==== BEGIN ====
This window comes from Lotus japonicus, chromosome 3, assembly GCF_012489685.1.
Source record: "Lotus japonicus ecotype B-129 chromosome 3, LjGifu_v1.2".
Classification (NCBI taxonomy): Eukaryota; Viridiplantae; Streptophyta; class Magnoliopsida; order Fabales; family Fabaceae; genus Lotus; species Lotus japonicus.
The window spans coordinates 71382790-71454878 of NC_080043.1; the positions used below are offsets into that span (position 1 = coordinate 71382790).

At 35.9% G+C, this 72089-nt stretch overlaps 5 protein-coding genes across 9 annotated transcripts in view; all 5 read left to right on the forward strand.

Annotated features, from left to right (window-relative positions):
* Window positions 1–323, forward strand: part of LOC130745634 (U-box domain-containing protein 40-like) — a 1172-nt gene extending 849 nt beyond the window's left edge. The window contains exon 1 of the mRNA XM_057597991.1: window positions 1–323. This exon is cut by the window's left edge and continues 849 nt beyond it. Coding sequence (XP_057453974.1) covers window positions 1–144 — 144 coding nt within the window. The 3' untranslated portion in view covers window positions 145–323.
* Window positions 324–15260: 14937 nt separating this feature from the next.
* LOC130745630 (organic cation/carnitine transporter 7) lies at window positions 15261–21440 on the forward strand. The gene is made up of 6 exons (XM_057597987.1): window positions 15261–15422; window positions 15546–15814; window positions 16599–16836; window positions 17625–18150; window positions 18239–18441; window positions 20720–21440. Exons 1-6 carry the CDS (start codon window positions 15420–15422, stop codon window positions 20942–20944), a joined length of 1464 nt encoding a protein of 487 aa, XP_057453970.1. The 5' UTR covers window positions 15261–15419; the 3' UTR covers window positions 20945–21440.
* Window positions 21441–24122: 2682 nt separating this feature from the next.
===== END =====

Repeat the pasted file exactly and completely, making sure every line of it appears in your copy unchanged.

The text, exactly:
This window comes from Lotus japonicus, chromosome 3, assembly GCF_012489685.1.
Source record: "Lotus japonicus ecotype B-129 chromosome 3, LjGifu_v1.2".
Classification (NCBI taxonomy): Eukaryota; Viridiplantae; Streptophyta; class Magnoliopsida; order Fabales; family Fabaceae; genus Lotus; species Lotus japonicus.
The window spans coordinates 71382790-71454878 of NC_080043.1; the positions used below are offsets into that span (position 1 = coordinate 71382790).

At 35.9% G+C, this 72089-nt stretch overlaps 5 protein-coding genes across 9 annotated transcripts in view; all 5 read left to right on the forward strand.

Annotated features, from left to right (window-relative positions):
* Window positions 1–323, forward strand: part of LOC130745634 (U-box domain-containing protein 40-like) — a 1172-nt gene extending 849 nt beyond the window's left edge. The window contains exon 1 of the mRNA XM_057597991.1: window positions 1–323. This exon is cut by the window's left edge and continues 849 nt beyond it. Coding sequence (XP_057453974.1) covers window positions 1–144 — 144 coding nt within the window. The 3' untranslated portion in view covers window positions 145–323.
* Window positions 324–15260: 14937 nt separating this feature from the next.
* LOC130745630 (organic cation/carnitine transporter 7) lies at window positions 15261–21440 on the forward strand. The gene is made up of 6 exons (XM_057597987.1): window positions 15261–15422; window positions 15546–15814; window positions 16599–16836; window positions 17625–18150; window positions 18239–18441; window positions 20720–21440. Exons 1-6 carry the CDS (start codon window positions 15420–15422, stop codon window positions 20942–20944), a joined length of 1464 nt encoding a protein of 487 aa, XP_057453970.1. The 5' UTR covers window positions 15261–15419; the 3' UTR covers window positions 20945–21440.
* Window positions 21441–24122: 2682 nt separating this feature from the next.